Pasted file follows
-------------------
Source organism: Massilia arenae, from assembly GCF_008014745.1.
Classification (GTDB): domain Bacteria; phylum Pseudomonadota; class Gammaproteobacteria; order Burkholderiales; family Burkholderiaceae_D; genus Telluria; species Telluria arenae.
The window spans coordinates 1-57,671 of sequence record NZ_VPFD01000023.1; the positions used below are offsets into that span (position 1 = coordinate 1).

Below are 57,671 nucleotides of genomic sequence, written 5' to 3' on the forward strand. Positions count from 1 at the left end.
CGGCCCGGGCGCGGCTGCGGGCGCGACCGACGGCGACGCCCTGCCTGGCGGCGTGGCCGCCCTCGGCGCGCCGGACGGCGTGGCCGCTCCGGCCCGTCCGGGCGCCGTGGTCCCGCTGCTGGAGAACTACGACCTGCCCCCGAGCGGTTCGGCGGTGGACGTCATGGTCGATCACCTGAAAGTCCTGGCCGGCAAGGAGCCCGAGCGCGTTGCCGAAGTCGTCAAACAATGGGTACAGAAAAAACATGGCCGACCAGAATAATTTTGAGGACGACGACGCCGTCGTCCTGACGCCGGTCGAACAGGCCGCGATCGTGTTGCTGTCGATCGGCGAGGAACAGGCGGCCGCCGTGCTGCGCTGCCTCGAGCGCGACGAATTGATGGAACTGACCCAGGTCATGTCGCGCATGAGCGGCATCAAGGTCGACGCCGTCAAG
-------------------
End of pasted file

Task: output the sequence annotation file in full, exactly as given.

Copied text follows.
Source organism: Massilia arenae, from assembly GCF_008014745.1.
Classification (GTDB): domain Bacteria; phylum Pseudomonadota; class Gammaproteobacteria; order Burkholderiales; family Burkholderiaceae_D; genus Telluria; species Telluria arenae.
The window spans coordinates 1-57,671 of sequence record NZ_VPFD01000023.1; the positions used below are offsets into that span (position 1 = coordinate 1).

Below are 57,671 nucleotides of genomic sequence, written 5' to 3' on the forward strand. Positions count from 1 at the left end.
CGGCCCGGGCGCGGCTGCGGGCGCGACCGACGGCGACGCCCTGCCTGGCGGCGTGGCCGCCCTCGGCGCGCCGGACGGCGTGGCCGCTCCGGCCCGTCCGGGCGCCGTGGTCCCGCTGCTGGAGAACTACGACCTGCCCCCGAGCGGTTCGGCGGTGGACGTCATGGTCGATCACCTGAAAGTCCTGGCCGGCAAGGAGCCCGAGCGCGTTGCCGAAGTCGTCAAACAATGGGTACAGAAAAAACATGGCCGACCAGAATAATTTTGAGGACGACGACGCCGTCGTCCTGACGCCGGTCGAACAGGCCGCGATCGTGTTGCTGTCGATCGGCGAGGAACAGGCGGCCGCCGTGCTGCGCTGCCTCGAGCGCGACGAATTGATGGAACTGACCCAGGTCATGTCGCGCATGAGCGGCATCAAGGTCGACGCCGTCAAG